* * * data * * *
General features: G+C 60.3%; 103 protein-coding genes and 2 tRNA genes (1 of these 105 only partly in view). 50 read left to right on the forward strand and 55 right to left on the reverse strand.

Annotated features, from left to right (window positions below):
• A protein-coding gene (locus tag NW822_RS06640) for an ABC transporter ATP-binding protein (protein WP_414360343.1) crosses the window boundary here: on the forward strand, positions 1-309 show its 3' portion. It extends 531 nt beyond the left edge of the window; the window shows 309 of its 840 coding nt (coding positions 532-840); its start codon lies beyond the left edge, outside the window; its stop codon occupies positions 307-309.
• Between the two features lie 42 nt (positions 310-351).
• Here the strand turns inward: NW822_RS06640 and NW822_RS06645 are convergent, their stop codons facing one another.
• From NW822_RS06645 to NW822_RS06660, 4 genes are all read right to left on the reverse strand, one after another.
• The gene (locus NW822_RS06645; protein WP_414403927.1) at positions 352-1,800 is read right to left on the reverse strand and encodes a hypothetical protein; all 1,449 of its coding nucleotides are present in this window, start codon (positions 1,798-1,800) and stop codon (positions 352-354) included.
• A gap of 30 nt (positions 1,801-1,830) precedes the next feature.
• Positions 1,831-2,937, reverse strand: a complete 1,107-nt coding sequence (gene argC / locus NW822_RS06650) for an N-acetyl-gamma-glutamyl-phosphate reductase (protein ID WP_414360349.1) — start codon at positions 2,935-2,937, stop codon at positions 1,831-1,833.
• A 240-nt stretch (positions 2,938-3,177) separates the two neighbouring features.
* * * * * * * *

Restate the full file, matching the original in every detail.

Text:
General features: G+C 60.3%; 103 protein-coding genes and 2 tRNA genes (1 of these 105 only partly in view). 50 read left to right on the forward strand and 55 right to left on the reverse strand.

Annotated features, from left to right (window positions below):
• A protein-coding gene (locus tag NW822_RS06640) for an ABC transporter ATP-binding protein (protein WP_414360343.1) crosses the window boundary here: on the forward strand, positions 1-309 show its 3' portion. It extends 531 nt beyond the left edge of the window; the window shows 309 of its 840 coding nt (coding positions 532-840); its start codon lies beyond the left edge, outside the window; its stop codon occupies positions 307-309.
• Between the two features lie 42 nt (positions 310-351).
• Here the strand turns inward: NW822_RS06640 and NW822_RS06645 are convergent, their stop codons facing one another.
• From NW822_RS06645 to NW822_RS06660, 4 genes are all read right to left on the reverse strand, one after another.
• The gene (locus NW822_RS06645; protein WP_414403927.1) at positions 352-1,800 is read right to left on the reverse strand and encodes a hypothetical protein; all 1,449 of its coding nucleotides are present in this window, start codon (positions 1,798-1,800) and stop codon (positions 352-354) included.
• A gap of 30 nt (positions 1,801-1,830) precedes the next feature.
• Positions 1,831-2,937, reverse strand: a complete 1,107-nt coding sequence (gene argC / locus NW822_RS06650) for an N-acetyl-gamma-glutamyl-phosphate reductase (protein ID WP_414360349.1) — start codon at positions 2,935-2,937, stop codon at positions 1,831-1,833.
• A 240-nt stretch (positions 2,938-3,177) separates the two neighbouring features.